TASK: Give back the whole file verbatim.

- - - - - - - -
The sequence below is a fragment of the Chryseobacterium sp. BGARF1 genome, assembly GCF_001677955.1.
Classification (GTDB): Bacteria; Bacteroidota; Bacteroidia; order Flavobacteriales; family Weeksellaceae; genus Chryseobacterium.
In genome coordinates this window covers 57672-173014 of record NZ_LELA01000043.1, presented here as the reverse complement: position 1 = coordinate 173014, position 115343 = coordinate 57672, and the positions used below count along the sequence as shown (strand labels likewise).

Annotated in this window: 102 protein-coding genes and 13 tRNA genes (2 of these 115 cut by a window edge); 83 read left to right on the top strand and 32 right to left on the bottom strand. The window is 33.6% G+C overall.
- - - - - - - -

The sequence below is a fragment of the Chryseobacterium sp. BGARF1 genome, assembly GCF_001677955.1.
Classification (GTDB): Bacteria; Bacteroidota; Bacteroidia; order Flavobacteriales; family Weeksellaceae; genus Chryseobacterium.
In genome coordinates this window covers 57672-173014 of record NZ_LELA01000043.1, presented here as the reverse complement: position 1 = coordinate 173014, position 115343 = coordinate 57672, and the positions used below count along the sequence as shown (strand labels likewise).

Annotated in this window: 102 protein-coding genes and 13 tRNA genes (2 of these 115 cut by a window edge); 83 read left to right on the top strand and 32 right to left on the bottom strand. The window is 33.6% G+C overall.